Risk Management in a New Market Era

By David Newton, CEO, Amphora, Inc.

There are many opportunities to realize returns through improved risk management along the petroleum supply chain. All energy market players need the right data at the right time for faster and more accurate decisions on fast-paced transactional opportunities. With the extreme price volatility and high trading volumes in the liquid hydrocarbons market, software tools must improve market participants' trade floor knowledge of stock levels and feedstock/product qualities, even as they also address shorter-term trades and new deal structures. Optimizing stock levels for risk-free margins in storage plays, blending for better product value, and scheduling flexibility for commercial and arbitrage opportunities are key priorities. Better coordination of trading and logistics will help participants stay ahead of the market.

Dynamic Limits

The recent financial market upheaval illustrates the challenges posed in this complex new environment. Energy derivatives trade around illiquid markets with high volatility and are also exposed to underlying impacts of currencies and interest rates. Traditional risk management practices have focused on placing limitations on maximum exposure to identify and track opportunities and threats. However, there are many cases where the business processes to manage these limits are not updated to the complexity of today's marketplace – for example, when oil moves $5 or $10 per barrel in a single day. Similarly, setting static limits on outright or spread positions may restrict market participants' ability to squeeze out margin when the opportunity presents itself.

Market participants must be able to combine actionable intelligence with detailed P&L attribution and separation of model components. Specifically, they must have the ability to accurately attribute P&L changes resulting from a variety of factors including those arising from market curve shift, deviations in delivered product quality, outturn losses, timing, additional costs, new trades, hedging and pricing events, and so on. Given this, a dynamic set of limits which react to changes in market price levels, changes to volatilities and other factors such as currency rates, interest rates and credit ratings is essential.

Combining deep P&L attribution with the ability to set dynamic limits allows companies to better understand where money is being made or lost. Taking this further, the ability to perform "what if" and hypothesis testing around deal terms, risk, scheduling, credit, etc. is of critical importance for understanding the impacts of different scenarios on position, P&L and true cost basis. Examples would be to estimate changes in quality on supplies from a vendor as well as P&L trends on particular blending transactions, yield matrices, or credit term flexibility to certain counterparties.

Contract Standardization

Increasing pricing complexity around crude and refined products transactions requires greater scrutiny of the terms of every deal. However, a large percentage of physical trades have similar terms across counterparties, many of which book-out or net-out and never go physical. If data transfer standards are adopted, these deals can lend themselves to automation. The challenge to sharing this data is in reaching agreement between counterparties on a wide swath of physical contract details. This is why the use of industry data integration standards is essential.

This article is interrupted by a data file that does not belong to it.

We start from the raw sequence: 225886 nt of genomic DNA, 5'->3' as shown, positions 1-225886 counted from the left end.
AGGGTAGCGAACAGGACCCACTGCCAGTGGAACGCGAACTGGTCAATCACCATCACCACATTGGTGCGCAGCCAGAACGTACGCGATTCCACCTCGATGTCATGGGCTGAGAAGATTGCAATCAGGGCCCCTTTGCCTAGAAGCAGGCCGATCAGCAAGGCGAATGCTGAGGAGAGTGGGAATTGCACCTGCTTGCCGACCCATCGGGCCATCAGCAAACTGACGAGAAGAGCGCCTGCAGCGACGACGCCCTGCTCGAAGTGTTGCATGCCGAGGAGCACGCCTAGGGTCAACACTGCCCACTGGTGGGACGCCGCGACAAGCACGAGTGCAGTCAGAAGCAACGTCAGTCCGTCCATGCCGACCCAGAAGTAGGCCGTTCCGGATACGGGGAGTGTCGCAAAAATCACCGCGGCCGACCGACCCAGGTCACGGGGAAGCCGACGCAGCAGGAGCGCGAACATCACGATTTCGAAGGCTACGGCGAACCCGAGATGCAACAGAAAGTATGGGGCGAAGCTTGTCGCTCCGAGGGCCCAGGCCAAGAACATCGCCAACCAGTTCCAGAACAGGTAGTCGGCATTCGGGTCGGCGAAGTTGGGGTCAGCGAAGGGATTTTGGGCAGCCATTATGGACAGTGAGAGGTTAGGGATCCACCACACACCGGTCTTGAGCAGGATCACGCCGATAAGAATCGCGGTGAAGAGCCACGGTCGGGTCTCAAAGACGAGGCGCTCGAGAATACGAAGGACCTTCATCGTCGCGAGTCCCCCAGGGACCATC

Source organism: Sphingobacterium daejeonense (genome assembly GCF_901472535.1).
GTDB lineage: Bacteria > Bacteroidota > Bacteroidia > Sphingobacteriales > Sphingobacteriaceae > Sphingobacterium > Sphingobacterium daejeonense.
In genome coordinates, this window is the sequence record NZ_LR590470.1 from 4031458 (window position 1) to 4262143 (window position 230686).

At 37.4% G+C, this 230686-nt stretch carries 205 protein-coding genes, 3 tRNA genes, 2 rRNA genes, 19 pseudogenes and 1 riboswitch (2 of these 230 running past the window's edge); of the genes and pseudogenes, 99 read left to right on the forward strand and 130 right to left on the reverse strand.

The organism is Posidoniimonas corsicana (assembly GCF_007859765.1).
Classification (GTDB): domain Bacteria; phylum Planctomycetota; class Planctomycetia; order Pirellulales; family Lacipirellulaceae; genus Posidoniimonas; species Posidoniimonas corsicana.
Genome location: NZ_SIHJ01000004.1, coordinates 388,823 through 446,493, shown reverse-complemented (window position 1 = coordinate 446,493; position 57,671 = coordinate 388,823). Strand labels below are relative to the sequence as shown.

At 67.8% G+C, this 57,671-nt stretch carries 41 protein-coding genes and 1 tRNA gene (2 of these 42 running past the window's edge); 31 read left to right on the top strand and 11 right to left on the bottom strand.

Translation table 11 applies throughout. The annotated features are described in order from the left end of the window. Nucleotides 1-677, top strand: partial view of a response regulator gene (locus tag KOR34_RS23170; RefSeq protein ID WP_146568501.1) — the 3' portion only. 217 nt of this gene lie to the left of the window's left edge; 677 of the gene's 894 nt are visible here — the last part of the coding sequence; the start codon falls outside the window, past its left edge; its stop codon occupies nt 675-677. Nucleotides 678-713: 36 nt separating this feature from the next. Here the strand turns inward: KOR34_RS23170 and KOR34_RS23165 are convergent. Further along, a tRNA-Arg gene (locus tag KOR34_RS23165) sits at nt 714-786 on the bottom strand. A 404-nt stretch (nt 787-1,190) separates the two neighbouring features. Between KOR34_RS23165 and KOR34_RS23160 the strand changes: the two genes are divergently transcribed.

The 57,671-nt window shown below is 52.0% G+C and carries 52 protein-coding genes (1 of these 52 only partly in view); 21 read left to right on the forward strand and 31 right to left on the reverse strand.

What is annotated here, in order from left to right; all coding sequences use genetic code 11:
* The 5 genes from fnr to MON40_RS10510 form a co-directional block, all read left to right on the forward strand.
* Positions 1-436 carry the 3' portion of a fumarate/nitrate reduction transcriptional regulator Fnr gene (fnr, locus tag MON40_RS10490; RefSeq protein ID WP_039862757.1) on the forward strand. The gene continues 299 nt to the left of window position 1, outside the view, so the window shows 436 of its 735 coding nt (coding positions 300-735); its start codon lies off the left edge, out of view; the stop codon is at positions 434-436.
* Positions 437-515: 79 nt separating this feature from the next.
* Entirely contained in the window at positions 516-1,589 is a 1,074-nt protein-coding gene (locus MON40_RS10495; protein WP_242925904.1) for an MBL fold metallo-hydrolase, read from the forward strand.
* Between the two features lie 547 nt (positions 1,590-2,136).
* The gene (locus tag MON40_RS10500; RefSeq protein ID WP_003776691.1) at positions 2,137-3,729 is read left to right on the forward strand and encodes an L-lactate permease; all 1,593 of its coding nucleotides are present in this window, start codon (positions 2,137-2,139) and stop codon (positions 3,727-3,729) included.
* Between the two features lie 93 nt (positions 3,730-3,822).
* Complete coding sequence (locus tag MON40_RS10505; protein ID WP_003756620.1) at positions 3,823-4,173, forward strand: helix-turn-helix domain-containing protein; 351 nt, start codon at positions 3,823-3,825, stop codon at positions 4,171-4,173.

As market contracts get standardized, either through clearing on the exchange platforms, direct exchange trading, or subscribing to industry organizations such as ISDA or LEAP, the multiple combinations that must be managed are reduced. Further, new CTFC regulatory policies that push for stricter position limits on energy futures contracts may well require going beyond the current documentation requirements calling for new levels of reporting flexibility and transparency.

Automated Data

There is already a key part of the market that has provided full electronic information exchange. The ICE, Nymex and many brokerage houses today already have established standards for providing the market platform and trade information to their customers for the most liquid instruments. Most of these data flows are already tested and secured, and can be configured to enable significant automation of executed trades. Other areas for automation are letter-of-credit and treasury management, specialized scheduling and tank management, specialized risk systems for value at risk and cash flow at risk, and specialized tax management systems.

Market participants need actionable intelligence should a trading spike breach basic trading limits. The solution is to combine detailed P&L attribution, splitting out the components of the model used to calculate the measure, with a dynamic set of limits that better coordinate all functions in the petroleum markets. The resulting flexibility will accommodate new deal structures and create attractive new commercial and arbitrage opportunities for the market participants who employ these practices.

David Newton can be reached at info@amphorainc.com or +1 713 339 5600.

 

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